Terry also kept the Mets from scoring in the third, fourth, and fifth innings, although they managed at least one hit off him in every inning but the fourth. The Mets finally blew the game open in the sixth inning. Juan Samuel – who had come to the Mets in a June 18 trade, with New York mainstays Lenny Dykstra and Roger McDowell going to the Philadelphia Phillies – led off with a double. Johnson’s single scored the speedy Samuel, and he took second on the throw home. Strawberry showed his power when he drove the third pitch from Terry to the fence in deep center. Milt Thompson made a leaping catch 415 feet from home plate, but it was deep enough that Johnson tagged and went to third.

McReynolds followed by hitting the first pitch into the upper deck for a home run that gave the Mets a 4-0 lead. It was his 10th home run of the season and his first since July 18.

Herzog decided it was time to replace Terry, who left the game still looking for a victory against the Mets. Frank DiPino took the mound and made it through the seventh without allowing any more runs to cross the plate.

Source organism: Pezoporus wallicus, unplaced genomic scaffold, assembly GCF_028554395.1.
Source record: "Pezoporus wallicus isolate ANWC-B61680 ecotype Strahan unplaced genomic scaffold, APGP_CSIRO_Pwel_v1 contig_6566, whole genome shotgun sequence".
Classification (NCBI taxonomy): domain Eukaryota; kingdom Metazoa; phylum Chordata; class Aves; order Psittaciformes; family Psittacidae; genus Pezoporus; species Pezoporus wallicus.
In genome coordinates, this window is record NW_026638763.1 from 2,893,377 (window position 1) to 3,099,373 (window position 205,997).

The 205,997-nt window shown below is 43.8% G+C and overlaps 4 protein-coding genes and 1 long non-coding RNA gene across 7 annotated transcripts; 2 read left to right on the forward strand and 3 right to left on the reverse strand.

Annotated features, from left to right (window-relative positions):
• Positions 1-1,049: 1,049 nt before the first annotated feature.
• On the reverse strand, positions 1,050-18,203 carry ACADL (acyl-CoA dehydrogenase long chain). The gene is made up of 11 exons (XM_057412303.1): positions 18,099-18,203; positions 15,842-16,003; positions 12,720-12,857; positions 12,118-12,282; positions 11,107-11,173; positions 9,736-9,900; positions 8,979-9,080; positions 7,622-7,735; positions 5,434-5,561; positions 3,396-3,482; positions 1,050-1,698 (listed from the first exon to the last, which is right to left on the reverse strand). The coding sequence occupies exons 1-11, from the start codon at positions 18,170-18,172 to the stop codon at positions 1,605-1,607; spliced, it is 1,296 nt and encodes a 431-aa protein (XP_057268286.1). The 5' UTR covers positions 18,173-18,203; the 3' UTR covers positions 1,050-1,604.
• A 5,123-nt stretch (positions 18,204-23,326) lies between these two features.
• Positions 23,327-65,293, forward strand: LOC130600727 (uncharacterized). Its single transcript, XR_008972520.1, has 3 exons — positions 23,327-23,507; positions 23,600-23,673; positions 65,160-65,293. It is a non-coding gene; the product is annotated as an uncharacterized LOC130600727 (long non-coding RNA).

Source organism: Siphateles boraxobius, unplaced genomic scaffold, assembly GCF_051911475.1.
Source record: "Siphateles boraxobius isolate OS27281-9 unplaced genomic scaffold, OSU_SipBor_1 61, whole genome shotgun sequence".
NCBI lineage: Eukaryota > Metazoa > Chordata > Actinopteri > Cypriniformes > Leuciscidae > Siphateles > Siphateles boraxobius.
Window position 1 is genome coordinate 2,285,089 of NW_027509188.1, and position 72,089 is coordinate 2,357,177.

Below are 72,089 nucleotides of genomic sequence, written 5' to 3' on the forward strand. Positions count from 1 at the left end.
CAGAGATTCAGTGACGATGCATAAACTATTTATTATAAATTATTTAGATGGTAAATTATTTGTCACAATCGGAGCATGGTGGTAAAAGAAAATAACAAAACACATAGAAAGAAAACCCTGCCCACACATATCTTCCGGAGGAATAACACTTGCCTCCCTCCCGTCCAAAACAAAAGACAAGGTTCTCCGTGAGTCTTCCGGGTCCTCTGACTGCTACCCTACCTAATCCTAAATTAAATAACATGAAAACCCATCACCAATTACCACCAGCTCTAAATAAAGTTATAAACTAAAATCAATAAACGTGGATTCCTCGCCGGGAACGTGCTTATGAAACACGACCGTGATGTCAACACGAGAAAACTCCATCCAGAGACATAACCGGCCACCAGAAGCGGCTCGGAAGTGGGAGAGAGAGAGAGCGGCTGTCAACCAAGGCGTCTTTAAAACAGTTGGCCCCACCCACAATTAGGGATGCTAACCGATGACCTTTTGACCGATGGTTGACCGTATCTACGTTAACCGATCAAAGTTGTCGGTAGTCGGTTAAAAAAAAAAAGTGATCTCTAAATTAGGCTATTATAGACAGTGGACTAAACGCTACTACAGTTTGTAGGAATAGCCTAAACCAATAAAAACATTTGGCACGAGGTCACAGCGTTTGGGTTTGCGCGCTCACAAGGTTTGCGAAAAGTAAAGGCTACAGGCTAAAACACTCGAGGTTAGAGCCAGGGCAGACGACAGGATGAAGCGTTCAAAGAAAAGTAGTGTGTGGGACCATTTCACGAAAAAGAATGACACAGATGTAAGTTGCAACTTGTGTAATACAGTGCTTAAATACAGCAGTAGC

The Mets expanded their lead in the eighth, after a Cardinal miscue. With Johnson on second and one out, Coleman was set to catch Strawberry’s fly ball to left when center fielder Milt Thompson ran in front of him. The ball bounced off Thompson’s glove for an error, leaving runners on first and third.

Herzog brought Dan Quisenberry in from the bullpen. The longtime Kansas City Royals submariner, in his second season in St. Louis in 1989, gave up a single to McReynolds, his third hit of the day, scoring Johnson. When Magadan doubled, Strawberry and McReynolds came home for a 7-0 Mets lead.

Ricky Horton, the fourth Cardinals pitcher of the game, faced the Mets in the ninth. A Cardinal from 1984 to 1987 before playing for two other teams, Horton had re-signed with St. Louis after being released by the Los Angeles Dodgers on July 16. This was his first appearance after returning to the Cardinals.

After getting Miller to fly out, Horton gave up singles to Samuel and Johnson and walked Strawberry to load the bases. With the count full, McReynolds hit a triple into the right-field corner to give the Mets a 10-0 lead. He scored their final run of the game on a groundout by Magadan.

Fernandez got the Cardinals out in order in the bottom of the ninth to finish his first complete-game shutout since July 1988. The win raised his record to 9-3 and he felt good, especially since he had lasted only three innings in his previous start. But he was still realistic about the Mets’ chances for the rest of the season, saying: “We still have a long road to travel. But it felt like old times to be scoring runs and not giving up any.”6

Fernandez’s performance came with what his manager said was “pretty much no fastball.” He failed to strike out a single Cardinals batter until the ninth when he struck out Pedro Guerrero to end the game. “I’ll take ground balls and fly balls anytime as long as we win, Fernandez said.”7